Goldenrods are in the Solidago family. In Latin, Solidago means to make whole and refers to some healing capabilities of the plant.
They carry a bad reputation as being a cause of hay fever which afflicts many people in September. This is because the plant is very visible and found all over in September. In fact, hay fever is caused largely by Ragweed which is less noticeable but very present in urban areas.
There are many kinds of Goldenrod but the ones we see most frequently in the Toronto region share an identifying characteristic. The leafs have 2 prominent veins parallel to the midrib as you can see in this photo.
This narrows the identification down to 3 species: Late Goldenrod, Canada Goldenrod and Tall Goldenrod.
To tell Canada and Tall Goldenrod apart you must measure a tiny part of the flower. If it is over 3 mm long it is Tall Goldenrod. Under 3 mm and it is Canada Goldenrod.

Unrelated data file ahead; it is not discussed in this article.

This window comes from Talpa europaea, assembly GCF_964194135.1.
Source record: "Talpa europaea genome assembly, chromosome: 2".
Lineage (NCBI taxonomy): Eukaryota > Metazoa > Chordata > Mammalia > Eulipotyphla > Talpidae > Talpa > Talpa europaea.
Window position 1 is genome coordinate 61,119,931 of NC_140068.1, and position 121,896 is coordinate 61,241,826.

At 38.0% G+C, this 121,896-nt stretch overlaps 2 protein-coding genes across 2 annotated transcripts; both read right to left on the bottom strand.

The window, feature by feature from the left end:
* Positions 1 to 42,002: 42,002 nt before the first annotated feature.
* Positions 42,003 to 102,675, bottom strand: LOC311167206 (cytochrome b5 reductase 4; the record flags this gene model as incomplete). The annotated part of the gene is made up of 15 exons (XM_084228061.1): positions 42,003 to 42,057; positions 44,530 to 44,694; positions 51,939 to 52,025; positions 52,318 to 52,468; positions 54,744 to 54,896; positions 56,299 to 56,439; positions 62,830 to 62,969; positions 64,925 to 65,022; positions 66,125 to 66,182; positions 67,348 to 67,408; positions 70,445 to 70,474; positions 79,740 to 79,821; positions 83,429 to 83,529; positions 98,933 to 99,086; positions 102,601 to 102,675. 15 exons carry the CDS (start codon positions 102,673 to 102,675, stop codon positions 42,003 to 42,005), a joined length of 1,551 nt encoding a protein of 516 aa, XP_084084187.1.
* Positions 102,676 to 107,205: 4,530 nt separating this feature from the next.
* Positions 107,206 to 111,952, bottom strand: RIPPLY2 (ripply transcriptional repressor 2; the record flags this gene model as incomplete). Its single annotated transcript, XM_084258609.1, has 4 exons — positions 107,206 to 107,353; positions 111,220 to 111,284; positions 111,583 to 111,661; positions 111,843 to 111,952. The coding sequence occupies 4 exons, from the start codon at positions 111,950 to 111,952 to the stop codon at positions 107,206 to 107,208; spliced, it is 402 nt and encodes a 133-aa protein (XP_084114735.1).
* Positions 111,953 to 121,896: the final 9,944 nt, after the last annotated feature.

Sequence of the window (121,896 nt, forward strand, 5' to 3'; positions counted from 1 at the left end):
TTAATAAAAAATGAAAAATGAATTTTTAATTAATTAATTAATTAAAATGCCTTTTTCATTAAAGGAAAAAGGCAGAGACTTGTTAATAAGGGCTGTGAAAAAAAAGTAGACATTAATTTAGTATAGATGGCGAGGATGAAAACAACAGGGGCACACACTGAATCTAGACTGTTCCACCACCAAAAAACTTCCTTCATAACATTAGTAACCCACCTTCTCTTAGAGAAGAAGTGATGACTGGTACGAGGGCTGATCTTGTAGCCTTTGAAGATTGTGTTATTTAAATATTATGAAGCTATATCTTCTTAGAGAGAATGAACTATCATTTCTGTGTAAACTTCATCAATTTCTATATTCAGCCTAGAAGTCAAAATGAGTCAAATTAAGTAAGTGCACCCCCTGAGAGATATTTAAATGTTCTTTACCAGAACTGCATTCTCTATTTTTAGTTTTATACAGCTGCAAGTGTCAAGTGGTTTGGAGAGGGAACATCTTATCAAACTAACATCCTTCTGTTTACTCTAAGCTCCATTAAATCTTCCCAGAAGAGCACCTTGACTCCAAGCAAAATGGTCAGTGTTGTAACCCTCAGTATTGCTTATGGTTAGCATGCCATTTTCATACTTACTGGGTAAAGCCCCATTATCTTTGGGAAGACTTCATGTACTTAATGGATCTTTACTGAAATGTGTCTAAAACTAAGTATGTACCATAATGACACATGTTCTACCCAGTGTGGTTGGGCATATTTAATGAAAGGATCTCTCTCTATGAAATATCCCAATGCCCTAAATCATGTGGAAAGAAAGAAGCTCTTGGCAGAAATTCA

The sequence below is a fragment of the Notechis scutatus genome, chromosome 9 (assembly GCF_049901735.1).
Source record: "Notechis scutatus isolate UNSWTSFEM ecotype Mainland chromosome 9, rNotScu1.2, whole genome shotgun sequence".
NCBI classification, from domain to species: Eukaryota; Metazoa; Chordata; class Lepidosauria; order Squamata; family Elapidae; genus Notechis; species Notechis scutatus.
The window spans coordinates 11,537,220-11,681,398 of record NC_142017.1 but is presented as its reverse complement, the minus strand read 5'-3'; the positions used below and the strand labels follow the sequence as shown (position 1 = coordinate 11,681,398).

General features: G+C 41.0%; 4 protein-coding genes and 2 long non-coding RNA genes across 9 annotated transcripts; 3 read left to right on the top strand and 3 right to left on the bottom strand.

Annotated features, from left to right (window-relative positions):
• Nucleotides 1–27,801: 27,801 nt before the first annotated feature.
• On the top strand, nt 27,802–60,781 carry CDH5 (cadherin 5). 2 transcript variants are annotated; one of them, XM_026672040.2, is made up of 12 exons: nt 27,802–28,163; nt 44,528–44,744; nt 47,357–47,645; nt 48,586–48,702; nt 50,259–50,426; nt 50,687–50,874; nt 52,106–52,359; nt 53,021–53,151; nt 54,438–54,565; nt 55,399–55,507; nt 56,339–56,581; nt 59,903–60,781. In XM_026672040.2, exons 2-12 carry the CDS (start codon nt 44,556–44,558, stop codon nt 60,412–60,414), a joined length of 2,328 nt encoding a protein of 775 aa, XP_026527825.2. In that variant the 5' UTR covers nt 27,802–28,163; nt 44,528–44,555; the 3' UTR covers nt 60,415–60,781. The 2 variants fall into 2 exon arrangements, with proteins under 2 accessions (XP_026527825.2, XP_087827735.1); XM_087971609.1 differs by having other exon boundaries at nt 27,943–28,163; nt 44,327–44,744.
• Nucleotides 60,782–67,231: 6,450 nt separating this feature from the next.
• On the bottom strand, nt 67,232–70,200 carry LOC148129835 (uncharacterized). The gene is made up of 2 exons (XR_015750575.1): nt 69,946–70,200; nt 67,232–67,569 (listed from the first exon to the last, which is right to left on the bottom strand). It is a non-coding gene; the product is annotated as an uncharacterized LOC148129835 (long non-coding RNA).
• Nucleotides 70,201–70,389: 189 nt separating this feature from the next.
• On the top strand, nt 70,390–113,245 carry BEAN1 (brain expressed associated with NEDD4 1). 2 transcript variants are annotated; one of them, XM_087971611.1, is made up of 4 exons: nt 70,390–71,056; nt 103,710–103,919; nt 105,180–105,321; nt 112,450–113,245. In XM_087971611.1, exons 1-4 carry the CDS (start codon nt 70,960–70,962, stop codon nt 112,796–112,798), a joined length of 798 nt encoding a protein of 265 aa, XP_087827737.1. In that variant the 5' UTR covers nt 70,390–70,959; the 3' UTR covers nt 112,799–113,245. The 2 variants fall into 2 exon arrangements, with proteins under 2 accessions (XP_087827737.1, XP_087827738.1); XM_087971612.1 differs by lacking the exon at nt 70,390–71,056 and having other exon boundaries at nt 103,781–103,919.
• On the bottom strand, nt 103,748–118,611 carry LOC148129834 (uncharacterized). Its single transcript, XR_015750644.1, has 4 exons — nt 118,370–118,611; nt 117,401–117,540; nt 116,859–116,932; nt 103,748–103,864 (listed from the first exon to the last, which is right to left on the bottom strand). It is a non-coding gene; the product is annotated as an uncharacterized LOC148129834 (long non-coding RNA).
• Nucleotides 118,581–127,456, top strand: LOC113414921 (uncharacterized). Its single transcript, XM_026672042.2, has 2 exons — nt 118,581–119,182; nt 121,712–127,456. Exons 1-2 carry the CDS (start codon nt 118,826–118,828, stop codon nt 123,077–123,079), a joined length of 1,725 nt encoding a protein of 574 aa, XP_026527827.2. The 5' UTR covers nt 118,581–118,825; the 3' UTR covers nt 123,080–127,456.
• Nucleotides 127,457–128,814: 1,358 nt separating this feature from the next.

Here are the leaves of one of these.
In addition the stem of both species is somewhat rough, definitely not smooth.
Goldenrods are Composite flowers meaning that the flowers contain 100’s of individual small flowers.
Late Goldenrod resembles Canada and Tall Goldenrod and can easily be mistaken for one of them.
Despite the name “late”, I found many in flower at the end of July at Scarborough Bluffs.
“gigantea” mean “gigantic” and comes from the height of the plant which is can be over 2 meters.
The easiest way to distinguish Late Goldenrod from Canada or Tall Goldenrod is by close examination of the stem. The stem of Late Goldenrod is noticeably smooth.
It almost looks shiny.
To add confusion to the Goldenrod family, a common plant called Lance-leaved or Grass-leaved Goldenrod is no longer considered by scientists to be part of the Goldenrod family.
It is now part of the Euthamia family. Euthamia is Greek for well-crowded in reference to the many, many flowers.
Here you can see the lance or grass-like leaves.
Graminifolia means that the leaves look like grass.
The plant has a flat-looking top unlike the pyramid look of many goldenrods.
Here is a close-up of the flowers.